Boots on the Ground
Chuck Holton

CBN News Correspondent

A Harvest of Heartache
September 10, 2008

Today I received the sad news that the teenaged son of a good friend died last night. He and some "buddies" decided it would be fun to experiment with heroin. Just once.

That's all it took - and my friend must now face the horrific task of burying her child.

The DEA website calls heroin the "most abused" opiate drug. It also warns that the drug is often "cut" with different substances, some of which are more dangerous than the opium itself. It adds, "Because heroin abusers do not know the actual strength of the drug or its true contents, they are at risk of overdose or death."

This sad news brings home the real necessity for the forces of good in this world to stay the course in Afghanistan. You see, over 80% of all the world's opium, and an even larger percentage of the world's illegal supply of the flower is grown there. To make matters worse - the Taliban use opium production to fund their terrorist schemes, which kills Americans two ways - with the heroin that reaches our shores and again with the weapons bought with opium profits.

While I was embedded in Helmand province, we saw TONS of harvested poppy plants, the opium already extracted and sold. The Marines stationed there said that they aren't allowed to destroy the poppies in the fields, because they are currently in the mode of trying to win the locals' trust and respect, and destroying their only source of income would run counter to that goal. Besides, many of the local farmers there would be killed by the Taliban if they didn't grow the poppy, because Helmand is one of the terorists' largest sources of income.

The farmers don't get rich from selling opium poppy anyway, because the Taliban "businessmen" pay them pennies on the pound for their product.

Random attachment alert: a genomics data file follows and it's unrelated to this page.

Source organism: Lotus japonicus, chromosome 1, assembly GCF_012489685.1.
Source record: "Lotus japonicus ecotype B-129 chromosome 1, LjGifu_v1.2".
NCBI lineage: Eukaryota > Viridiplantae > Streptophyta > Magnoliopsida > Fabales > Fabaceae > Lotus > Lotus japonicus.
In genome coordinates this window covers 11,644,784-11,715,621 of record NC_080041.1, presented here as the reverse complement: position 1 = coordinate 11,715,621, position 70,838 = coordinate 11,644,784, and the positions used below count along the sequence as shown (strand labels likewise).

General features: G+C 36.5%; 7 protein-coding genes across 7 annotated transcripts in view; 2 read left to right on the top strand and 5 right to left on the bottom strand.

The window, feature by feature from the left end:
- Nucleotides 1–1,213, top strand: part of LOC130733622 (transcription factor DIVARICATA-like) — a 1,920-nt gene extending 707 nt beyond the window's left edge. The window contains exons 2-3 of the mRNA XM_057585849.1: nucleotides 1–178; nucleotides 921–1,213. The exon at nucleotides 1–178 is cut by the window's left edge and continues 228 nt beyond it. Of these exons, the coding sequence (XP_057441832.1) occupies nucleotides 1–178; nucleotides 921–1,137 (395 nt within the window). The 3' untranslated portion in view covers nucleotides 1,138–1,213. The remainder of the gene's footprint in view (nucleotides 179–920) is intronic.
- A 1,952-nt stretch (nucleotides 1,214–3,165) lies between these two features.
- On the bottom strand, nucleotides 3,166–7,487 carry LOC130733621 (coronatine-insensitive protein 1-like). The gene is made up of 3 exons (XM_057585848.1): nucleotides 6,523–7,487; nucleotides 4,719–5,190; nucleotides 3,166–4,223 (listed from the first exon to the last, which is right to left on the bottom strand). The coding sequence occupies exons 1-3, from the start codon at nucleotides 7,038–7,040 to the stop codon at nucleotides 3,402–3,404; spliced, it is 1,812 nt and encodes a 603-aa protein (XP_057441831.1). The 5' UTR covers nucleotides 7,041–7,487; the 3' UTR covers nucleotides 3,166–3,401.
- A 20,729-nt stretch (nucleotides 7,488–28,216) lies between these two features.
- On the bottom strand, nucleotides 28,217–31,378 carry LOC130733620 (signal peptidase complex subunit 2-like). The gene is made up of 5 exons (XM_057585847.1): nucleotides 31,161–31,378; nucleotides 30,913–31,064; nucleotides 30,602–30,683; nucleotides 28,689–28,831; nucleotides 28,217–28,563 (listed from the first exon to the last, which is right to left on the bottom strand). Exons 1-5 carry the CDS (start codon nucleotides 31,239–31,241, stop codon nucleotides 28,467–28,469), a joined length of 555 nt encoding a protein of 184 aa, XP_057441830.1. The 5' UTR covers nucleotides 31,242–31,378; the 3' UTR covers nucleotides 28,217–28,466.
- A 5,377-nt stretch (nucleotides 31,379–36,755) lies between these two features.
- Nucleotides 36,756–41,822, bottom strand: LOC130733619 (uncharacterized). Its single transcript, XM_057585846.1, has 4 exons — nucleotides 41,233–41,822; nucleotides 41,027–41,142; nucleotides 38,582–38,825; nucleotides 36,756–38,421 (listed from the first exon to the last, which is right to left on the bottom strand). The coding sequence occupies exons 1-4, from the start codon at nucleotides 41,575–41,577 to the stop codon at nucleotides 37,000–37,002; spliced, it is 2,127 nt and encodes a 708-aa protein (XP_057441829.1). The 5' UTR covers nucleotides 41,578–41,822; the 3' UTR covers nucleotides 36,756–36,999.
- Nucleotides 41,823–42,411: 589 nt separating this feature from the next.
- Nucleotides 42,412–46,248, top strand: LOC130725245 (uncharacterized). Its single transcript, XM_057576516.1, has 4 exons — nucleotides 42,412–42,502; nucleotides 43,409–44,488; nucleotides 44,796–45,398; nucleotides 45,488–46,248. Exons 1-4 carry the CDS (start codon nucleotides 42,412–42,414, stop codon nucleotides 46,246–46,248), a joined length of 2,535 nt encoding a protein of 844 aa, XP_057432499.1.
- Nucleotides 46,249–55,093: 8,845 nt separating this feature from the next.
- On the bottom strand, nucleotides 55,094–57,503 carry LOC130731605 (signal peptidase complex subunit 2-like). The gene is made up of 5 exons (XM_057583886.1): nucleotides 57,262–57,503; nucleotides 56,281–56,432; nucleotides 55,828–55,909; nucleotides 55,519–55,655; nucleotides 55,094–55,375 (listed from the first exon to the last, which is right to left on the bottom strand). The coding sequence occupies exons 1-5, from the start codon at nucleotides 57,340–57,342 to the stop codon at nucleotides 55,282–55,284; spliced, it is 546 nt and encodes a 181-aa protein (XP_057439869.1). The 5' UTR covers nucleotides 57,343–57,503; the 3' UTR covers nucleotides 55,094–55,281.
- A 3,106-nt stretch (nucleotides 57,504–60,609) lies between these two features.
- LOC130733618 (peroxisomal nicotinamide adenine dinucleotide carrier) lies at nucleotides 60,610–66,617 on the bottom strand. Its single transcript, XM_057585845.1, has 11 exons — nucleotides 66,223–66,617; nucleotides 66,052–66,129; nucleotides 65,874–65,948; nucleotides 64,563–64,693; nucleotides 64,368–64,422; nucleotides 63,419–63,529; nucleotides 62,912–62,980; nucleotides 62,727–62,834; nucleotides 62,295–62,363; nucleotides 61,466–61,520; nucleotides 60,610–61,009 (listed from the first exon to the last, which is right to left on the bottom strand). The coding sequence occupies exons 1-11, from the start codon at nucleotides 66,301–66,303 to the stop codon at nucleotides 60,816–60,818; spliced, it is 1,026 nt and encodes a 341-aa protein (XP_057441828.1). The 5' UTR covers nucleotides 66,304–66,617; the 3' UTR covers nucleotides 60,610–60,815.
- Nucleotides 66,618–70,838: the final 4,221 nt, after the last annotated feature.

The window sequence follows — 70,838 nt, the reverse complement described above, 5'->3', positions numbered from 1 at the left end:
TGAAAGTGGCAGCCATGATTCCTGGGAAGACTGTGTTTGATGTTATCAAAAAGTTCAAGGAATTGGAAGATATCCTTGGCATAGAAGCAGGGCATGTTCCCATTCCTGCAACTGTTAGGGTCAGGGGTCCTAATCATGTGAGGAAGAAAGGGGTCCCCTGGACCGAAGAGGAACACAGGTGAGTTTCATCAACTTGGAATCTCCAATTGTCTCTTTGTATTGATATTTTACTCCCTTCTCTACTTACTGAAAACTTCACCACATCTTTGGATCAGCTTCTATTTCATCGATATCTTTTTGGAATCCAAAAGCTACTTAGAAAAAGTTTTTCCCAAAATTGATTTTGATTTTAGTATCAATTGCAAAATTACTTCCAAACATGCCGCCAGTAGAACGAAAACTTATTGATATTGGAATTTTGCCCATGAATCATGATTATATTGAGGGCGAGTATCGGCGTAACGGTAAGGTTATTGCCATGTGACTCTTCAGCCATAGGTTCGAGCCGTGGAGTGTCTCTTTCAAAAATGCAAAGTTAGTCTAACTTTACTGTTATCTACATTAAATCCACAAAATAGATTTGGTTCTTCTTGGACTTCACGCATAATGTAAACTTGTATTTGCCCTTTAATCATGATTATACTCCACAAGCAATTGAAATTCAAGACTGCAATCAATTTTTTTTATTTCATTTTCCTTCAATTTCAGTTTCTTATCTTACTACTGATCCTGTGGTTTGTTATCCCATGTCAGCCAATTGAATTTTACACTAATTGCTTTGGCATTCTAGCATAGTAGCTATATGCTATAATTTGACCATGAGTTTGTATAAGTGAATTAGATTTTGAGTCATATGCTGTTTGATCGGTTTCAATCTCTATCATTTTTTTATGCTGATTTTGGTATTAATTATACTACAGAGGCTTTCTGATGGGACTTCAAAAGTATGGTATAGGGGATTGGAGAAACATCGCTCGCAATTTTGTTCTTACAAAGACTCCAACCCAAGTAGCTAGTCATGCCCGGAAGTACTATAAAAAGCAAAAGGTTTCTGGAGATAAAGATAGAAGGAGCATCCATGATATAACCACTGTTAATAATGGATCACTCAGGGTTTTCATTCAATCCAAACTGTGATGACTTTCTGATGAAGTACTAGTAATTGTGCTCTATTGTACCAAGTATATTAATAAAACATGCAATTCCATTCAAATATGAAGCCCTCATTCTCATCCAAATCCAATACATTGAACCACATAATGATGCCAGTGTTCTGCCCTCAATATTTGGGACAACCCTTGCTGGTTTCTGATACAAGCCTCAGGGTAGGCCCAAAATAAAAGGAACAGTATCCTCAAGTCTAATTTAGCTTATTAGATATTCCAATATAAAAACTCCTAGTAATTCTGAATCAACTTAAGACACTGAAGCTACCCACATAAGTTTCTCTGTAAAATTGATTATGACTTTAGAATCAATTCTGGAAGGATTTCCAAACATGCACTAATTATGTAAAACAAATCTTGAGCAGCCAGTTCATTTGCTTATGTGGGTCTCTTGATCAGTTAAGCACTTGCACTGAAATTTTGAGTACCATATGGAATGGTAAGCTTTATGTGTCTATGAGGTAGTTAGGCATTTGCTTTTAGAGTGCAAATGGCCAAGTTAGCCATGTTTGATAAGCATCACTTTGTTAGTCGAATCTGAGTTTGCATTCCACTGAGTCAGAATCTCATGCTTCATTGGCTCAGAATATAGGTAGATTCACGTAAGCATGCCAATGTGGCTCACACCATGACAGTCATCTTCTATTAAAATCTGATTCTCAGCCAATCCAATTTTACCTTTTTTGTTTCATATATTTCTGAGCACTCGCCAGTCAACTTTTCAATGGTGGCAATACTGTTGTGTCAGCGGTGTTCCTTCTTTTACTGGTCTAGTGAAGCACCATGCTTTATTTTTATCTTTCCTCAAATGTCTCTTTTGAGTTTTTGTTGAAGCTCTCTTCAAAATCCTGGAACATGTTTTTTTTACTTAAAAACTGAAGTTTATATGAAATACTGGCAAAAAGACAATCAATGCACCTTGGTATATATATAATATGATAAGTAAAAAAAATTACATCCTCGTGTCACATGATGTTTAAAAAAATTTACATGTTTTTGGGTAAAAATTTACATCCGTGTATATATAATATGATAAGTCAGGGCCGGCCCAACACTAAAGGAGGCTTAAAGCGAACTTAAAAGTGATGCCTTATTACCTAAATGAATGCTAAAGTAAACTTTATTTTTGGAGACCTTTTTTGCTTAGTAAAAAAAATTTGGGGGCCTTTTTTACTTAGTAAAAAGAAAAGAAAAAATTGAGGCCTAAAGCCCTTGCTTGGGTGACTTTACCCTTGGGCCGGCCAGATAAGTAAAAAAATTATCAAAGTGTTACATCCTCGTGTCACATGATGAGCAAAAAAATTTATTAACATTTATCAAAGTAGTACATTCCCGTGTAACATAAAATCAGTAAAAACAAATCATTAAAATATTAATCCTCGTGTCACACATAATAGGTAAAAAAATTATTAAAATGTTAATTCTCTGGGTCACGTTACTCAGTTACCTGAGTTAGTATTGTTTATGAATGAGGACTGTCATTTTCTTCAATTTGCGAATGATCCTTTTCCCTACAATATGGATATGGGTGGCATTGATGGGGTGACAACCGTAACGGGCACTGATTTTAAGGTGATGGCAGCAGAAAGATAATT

There is currently a worldwide shortage of legitimate opium poppies grown for legal purposes - making drugs like codeine and morphine. Afghanistan's farmers could continue growing poppy and make much more money, but there are some interim steps that have to happen to make that a reality:

1. The Taliban must be vanquished for good and security returned to the country.

2. Infrastructure must be built - roads, specifically - that will allow Afghan farmers to ship their product to the global market. Once this happens, they may be able to make more money growing corn, considering the rising market for biofuel.

3. The government in Afghanistan must be rid of its corrupt influences and become a legitimate agency committed to upholding the law. Then it can effectively oversee the poppy trade.

This is probably the most difficult step we'll face, since it involves changing the entire worldview of most Afghans from "do unto others before they do unto you" to "do unto others as you would have them do unto you." This will likely take at least a generation. But it can begin while we work on the first two steps.

Some people question why we should pour our national treasure and the blood of our bravest into this rock-strewn wasteland a half-world removed from our shores. The sad news I received today is one good reason. There are others, but for today, this is the one that is on my mind.